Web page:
Think of Lincoln Logs, the popular children's toy. They are made of plastic, but they look like wood (sort of). This is the same concept behind plastic lumber, a material that is growing in popularity as a choice for a sustainable decking material.
What is Plastic Deck Lumber?
Plastic lumber is made from either recycled plastic or virgin material, typically single resin polyethylene (HDPE and LPDE), polystyrene or polyvinyl chloride.
It appeared on the building material market in the late 1980s and is available in rectangular cross-sections with dimensions similar to traditional lumber.
Don't confuse plastic lumber with composite decking materials, which also contain wood fiber. Other uses for plastic lumber beside decking include railings, benches and other indoor or outdoor furniture, siding, fences, and trim pieces such as those for window and door frames.
Benefits of Plastic Lumber
Plastic lumber offers many advantages over wood as a decking material:
- Can be molded into many different shapes and sizes, including curves
- Waterproof and resists rot and mold without sealant
- Stain-proof against many chemicals and substances
- Manufactured in a range of colors and doesn't require paint
- Fade-proof against the elements
- Higher density than wood
- Does not contain chemical treatments
- Does not splinter, crack or warp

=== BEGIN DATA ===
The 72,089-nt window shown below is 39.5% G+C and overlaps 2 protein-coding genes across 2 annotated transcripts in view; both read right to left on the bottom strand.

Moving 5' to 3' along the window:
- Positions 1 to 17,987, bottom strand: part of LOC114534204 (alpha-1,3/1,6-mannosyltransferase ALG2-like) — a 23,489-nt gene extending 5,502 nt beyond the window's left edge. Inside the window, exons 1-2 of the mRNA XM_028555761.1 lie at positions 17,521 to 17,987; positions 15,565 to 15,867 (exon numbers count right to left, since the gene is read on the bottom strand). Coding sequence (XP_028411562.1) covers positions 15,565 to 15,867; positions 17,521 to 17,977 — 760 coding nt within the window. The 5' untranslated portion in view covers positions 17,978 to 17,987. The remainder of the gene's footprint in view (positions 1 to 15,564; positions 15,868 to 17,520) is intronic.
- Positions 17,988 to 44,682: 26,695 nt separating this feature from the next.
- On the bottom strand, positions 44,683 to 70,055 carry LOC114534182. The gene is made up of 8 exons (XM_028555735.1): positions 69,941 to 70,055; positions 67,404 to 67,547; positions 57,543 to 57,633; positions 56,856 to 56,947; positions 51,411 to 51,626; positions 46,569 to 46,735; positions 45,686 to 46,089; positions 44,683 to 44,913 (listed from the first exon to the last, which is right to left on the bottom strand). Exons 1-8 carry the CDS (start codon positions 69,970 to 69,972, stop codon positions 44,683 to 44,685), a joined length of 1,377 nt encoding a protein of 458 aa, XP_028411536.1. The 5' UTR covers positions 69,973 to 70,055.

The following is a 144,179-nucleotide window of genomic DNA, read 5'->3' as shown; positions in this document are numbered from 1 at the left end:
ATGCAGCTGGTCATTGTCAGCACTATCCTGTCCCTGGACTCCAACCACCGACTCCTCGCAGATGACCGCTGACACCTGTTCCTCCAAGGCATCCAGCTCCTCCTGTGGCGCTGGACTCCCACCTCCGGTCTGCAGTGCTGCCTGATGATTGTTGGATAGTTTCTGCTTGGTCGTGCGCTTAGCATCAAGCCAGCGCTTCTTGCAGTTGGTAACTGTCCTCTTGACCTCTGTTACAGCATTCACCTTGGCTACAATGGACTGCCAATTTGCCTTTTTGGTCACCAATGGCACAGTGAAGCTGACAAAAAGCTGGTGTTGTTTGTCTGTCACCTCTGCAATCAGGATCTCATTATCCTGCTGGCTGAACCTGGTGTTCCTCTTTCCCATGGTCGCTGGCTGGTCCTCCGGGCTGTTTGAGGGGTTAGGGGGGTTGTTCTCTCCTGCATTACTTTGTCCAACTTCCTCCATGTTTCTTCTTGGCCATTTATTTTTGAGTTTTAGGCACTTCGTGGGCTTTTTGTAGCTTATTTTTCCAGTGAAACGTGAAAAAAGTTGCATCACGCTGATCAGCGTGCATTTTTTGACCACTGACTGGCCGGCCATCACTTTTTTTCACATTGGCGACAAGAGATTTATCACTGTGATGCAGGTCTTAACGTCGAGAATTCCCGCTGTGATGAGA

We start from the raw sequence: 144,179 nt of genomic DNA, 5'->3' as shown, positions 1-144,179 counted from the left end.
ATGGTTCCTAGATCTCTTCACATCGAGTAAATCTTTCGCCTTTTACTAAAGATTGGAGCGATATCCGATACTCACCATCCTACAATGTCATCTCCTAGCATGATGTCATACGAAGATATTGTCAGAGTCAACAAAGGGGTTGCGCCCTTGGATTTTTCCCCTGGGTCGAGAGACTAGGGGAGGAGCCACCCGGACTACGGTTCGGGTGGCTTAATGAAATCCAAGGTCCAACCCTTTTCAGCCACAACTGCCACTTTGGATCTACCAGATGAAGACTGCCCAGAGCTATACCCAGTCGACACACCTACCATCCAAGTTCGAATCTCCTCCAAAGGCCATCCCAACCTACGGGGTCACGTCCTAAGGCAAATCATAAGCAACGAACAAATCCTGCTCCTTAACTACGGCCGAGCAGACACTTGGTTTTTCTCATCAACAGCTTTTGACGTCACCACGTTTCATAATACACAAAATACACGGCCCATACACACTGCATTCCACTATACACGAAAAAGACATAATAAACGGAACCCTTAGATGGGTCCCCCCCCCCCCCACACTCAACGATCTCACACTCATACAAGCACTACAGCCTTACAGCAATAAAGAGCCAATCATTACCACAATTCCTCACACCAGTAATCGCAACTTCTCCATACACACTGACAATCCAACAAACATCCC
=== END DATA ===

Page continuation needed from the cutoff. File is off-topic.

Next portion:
- Resists insects
- 100% recyclable
Just like wood, plastic lumber can be cut and drilled--no special tools required. This allows for do-it-yourself installation. Keep in mind that plastic isn't able to span as far as wood, so you should provide adequate support. Also, leave room for the plastic boards to expand.
Consult the manufacturer's recommendations.
Plastic lumber costs quite a bit more than wood decking. It's impossible to provide an average cost as each project varies in scale, geographic location and level of detail. Keep in mind that you will recoup a large portion of these upfront costs since plastic deck lumber is so low-maintenance compared to wood and will have a longer lifetime. As plastic lumber products become more popular, the cost will likely drop.
The Question of Aesthetics
While I love how durable this material is plus the fact that it's 100% recyclable, I don't exactly love the way it looks. In some cases, it can be downright hideous, but in others, it looks pretty decent from a distance. The problem with plastic deck lumber is that the molded wood grain pattern is too perfect and consistent to look real. Why pretend to be something you are not? Fortunately, plastic lumber is available in a variety of textures, and it's possible to avoid the fake-wood wood effect.
Manufacturers and Brands
MAXiTUF by Resco Plastics
Evolve by Renew Plastics